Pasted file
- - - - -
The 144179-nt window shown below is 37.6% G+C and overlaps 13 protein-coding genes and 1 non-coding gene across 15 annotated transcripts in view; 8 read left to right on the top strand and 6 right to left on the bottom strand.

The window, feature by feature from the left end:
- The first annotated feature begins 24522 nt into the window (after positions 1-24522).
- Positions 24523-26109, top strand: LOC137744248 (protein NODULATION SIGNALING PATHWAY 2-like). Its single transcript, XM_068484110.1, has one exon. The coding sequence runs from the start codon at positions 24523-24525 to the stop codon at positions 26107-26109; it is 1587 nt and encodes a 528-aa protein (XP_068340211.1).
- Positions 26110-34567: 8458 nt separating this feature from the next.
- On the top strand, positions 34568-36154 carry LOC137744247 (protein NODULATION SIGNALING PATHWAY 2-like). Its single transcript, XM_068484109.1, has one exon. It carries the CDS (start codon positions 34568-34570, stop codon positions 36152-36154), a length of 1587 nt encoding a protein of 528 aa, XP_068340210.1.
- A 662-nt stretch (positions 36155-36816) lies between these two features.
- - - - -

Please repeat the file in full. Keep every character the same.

The 144179-nt window shown below is 37.6% G+C and overlaps 13 protein-coding genes and 1 non-coding gene across 15 annotated transcripts in view; 8 read left to right on the top strand and 6 right to left on the bottom strand.

The window, feature by feature from the left end:
- The first annotated feature begins 24522 nt into the window (after positions 1-24522).
- Positions 24523-26109, top strand: LOC137744248 (protein NODULATION SIGNALING PATHWAY 2-like). Its single transcript, XM_068484110.1, has one exon. The coding sequence runs from the start codon at positions 24523-24525 to the stop codon at positions 26107-26109; it is 1587 nt and encodes a 528-aa protein (XP_068340211.1).
- Positions 26110-34567: 8458 nt separating this feature from the next.
- On the top strand, positions 34568-36154 carry LOC137744247 (protein NODULATION SIGNALING PATHWAY 2-like). Its single transcript, XM_068484109.1, has one exon. It carries the CDS (start codon positions 34568-34570, stop codon positions 36152-36154), a length of 1587 nt encoding a protein of 528 aa, XP_068340210.1.
- A 662-nt stretch (positions 36155-36816) lies between these two features.